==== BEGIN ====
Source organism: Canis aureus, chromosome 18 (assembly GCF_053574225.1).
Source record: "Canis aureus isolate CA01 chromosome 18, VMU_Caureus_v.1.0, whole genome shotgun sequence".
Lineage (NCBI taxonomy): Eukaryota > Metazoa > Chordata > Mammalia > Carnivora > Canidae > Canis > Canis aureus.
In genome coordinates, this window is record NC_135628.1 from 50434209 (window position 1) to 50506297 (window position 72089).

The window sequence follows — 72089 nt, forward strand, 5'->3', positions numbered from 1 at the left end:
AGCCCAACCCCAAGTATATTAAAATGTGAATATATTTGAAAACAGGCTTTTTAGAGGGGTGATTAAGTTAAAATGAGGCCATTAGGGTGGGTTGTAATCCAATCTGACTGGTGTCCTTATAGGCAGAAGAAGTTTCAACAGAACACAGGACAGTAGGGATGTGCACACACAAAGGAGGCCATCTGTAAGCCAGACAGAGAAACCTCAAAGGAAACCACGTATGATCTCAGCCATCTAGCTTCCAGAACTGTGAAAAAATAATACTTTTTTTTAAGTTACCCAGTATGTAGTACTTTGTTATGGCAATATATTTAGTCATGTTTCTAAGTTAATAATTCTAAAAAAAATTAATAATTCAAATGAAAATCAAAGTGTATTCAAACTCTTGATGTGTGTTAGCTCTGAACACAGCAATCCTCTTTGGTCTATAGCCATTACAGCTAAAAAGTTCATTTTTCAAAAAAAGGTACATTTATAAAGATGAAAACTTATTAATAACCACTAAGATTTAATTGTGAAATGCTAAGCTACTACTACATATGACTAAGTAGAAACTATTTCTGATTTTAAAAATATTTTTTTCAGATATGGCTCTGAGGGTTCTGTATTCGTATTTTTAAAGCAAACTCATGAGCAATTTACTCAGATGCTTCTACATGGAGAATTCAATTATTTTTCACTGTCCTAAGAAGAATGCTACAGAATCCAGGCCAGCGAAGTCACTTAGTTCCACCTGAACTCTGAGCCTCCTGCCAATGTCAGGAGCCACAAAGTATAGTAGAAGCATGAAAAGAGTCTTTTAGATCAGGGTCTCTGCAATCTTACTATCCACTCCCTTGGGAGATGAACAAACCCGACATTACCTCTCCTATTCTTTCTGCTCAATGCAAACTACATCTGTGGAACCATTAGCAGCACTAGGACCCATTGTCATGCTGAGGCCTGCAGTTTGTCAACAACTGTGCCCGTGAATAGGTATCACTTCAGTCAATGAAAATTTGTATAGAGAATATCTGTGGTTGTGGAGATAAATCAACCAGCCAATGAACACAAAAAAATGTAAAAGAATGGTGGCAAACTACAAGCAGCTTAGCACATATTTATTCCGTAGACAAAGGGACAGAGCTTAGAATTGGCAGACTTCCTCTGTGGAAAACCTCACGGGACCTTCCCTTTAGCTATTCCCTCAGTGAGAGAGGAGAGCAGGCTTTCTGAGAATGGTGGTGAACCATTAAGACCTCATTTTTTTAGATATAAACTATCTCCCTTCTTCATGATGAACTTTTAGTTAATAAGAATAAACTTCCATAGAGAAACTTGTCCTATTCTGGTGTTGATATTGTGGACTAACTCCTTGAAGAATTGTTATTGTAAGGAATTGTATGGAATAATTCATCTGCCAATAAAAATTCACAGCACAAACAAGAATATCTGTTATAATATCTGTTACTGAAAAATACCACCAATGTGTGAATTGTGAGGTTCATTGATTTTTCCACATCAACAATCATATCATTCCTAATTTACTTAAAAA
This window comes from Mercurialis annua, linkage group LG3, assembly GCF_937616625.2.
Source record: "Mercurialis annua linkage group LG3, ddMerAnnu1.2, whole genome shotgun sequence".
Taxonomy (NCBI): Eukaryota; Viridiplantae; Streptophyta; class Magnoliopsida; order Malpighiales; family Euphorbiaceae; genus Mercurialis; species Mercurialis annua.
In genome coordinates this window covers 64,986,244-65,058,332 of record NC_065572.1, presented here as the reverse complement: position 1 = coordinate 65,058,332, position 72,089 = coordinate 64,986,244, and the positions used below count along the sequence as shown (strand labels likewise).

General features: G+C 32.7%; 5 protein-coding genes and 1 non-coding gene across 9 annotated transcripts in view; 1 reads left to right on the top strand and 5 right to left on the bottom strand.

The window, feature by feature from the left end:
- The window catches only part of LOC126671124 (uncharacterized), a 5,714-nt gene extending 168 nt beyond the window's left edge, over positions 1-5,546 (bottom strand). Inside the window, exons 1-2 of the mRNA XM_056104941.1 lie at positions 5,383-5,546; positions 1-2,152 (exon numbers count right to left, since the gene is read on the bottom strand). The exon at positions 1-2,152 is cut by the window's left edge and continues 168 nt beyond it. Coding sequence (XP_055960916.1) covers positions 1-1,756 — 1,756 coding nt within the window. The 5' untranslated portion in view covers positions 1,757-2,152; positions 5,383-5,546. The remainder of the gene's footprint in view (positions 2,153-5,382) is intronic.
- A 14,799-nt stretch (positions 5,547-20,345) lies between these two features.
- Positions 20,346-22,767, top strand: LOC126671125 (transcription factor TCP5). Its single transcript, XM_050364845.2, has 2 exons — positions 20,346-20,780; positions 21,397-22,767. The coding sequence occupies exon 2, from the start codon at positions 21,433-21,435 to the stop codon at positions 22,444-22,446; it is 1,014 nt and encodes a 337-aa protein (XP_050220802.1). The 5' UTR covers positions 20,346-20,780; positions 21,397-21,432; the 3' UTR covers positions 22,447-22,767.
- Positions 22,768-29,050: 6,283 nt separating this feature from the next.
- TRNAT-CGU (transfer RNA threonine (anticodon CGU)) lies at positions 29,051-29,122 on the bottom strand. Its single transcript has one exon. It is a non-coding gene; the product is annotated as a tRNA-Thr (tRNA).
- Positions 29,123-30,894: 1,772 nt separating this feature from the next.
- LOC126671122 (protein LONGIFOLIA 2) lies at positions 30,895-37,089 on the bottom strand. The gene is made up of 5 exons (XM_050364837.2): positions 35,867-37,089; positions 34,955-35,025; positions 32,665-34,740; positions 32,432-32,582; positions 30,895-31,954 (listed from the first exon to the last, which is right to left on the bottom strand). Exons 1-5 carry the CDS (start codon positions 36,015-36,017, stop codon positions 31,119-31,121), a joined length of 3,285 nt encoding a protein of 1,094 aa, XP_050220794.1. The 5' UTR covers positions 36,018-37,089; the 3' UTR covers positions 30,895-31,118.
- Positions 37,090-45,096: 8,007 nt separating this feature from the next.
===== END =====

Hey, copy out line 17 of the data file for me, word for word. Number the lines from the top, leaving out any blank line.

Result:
- TRNAT-CGU (transfer RNA threonine (anticodon CGU)) lies at positions 29,051-29,122 on the bottom strand. Its single transcript has one exon. It is a non-coding gene; the product is annotated as a tRNA-Thr (tRNA).